Learning Objective 1: The learner will be to know the prevelance of IBS in nurses.
Learning Objective 2: The learner will be understand the impact of work productivity and quality of life on the nurses suffering from IBS.
The purpose of this study was to (a) determine the prevalence of IBS in nurses, (b) understand the impact of work productivity and quality of life on the nurses suffering from IBS.
A cross-sectional study approach was adopted, using a self-reported questionnaire, which includes demography, IBS Rome II criteria, Irritable Bowel Syndrome Quality of Life (IBS_QOL) and Work Productivity and Activity Impairment (WPAI). The study was completed voluntarily by 476 nurses from a regional hospital in Taiwan.
475 female nurses were included in this study. The prevalence of IBS, as defined by the Rome II criteria, was 15.4% of the subjects. The mean age of the IBS and non-IBS groups were similar (30.1± 5.1 vs. 30.5±5.0, p=0.54). The distribution of IBS subtype into constipation predominant, diarrhea predominant, and non-specific subtypes was 43.8, 35.6, and 20.5%, respectively. Nurses with IBS had more frequent dysmenorrhea than those without IBS (p=0.027). The nursing work experience is equal between IBS and non-IBS nurse (91.2±55.5 vs.100.9±65.6 months, p=0.23). The WPAI score showed that IBS nurses were significantly higher than non-IBS nurses except absenteeism (Absenteeism: 0.74±3.45 vs. 0.89±5.60, p=0.84; Presenteeism: 36.23±27.92 vs. 21.56±20.98, p<0.001; Overall work productive loss: 36.46±27.75 vs. 22.09±21.59, p<0.001; Daily activity impairment: 38.47±26.31 vs. 25.64±22.36, p<0.001). The IBS nurses had higher IBS_QOL score ( 63.65±23.81 vs. 45.17±15.50, p<0.001).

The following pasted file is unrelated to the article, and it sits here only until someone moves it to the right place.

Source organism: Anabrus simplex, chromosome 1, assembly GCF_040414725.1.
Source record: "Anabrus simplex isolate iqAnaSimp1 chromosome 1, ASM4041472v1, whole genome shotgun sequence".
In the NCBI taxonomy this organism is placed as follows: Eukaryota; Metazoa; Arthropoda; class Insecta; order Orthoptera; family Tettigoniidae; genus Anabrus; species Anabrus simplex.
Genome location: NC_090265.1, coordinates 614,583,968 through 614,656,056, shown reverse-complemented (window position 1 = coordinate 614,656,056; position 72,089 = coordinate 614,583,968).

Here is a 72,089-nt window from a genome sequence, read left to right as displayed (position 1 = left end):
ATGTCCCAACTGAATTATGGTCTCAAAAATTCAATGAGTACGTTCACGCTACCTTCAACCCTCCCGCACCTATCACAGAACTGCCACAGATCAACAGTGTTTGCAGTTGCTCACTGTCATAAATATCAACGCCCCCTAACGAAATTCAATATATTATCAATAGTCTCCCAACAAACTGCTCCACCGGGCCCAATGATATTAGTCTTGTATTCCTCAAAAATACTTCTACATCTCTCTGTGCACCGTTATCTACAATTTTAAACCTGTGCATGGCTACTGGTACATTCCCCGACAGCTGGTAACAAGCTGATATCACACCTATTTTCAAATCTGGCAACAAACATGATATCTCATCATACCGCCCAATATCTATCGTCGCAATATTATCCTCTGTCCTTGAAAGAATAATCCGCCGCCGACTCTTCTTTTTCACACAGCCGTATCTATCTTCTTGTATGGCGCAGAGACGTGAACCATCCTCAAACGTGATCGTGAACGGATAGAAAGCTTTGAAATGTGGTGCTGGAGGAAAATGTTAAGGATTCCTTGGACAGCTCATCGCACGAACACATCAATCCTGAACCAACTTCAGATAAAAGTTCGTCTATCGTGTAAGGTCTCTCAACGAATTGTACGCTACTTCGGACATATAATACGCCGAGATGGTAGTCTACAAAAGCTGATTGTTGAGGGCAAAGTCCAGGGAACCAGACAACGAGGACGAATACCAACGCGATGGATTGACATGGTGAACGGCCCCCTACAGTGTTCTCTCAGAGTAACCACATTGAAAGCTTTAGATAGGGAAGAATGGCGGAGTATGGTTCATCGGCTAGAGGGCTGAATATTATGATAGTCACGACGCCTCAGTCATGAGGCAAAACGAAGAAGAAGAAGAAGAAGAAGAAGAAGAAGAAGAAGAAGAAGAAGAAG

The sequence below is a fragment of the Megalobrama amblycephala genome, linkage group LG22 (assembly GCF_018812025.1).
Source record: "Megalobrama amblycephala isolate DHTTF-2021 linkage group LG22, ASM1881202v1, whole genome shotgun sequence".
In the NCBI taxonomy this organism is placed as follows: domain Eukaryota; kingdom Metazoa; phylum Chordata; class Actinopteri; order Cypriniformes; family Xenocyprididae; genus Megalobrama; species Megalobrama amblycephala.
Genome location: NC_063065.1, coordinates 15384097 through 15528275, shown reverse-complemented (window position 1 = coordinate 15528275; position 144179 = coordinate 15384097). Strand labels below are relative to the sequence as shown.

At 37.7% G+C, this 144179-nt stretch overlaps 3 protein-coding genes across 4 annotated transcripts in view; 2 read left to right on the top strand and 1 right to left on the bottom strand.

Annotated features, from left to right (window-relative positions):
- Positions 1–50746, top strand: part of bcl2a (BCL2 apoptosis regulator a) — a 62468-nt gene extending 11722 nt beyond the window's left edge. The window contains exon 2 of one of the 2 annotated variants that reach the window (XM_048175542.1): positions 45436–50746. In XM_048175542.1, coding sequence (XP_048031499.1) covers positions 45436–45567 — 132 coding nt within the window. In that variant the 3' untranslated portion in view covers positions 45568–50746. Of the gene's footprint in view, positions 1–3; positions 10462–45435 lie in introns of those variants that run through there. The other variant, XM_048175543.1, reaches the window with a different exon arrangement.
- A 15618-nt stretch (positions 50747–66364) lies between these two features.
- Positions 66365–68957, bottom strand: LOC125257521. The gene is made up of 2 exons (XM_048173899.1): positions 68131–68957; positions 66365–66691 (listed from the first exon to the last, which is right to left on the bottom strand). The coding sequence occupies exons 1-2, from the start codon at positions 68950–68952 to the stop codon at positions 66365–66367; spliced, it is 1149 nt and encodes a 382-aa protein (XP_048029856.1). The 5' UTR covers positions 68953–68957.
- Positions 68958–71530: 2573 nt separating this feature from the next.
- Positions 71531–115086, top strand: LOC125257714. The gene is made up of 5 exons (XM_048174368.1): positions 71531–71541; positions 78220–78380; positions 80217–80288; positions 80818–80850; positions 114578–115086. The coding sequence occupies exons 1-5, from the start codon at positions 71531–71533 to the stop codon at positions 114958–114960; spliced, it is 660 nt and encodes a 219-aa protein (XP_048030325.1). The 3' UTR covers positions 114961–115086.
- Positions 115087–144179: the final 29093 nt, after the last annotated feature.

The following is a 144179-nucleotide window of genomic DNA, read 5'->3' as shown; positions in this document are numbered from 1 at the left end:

This study has provided information suggesting that IBS is common among Nurses in Taiwan. The prevalence of IBS of female nurses was 15.4%, which is similar to the West. IBS impaired nurses’ working productivity and quality of life.
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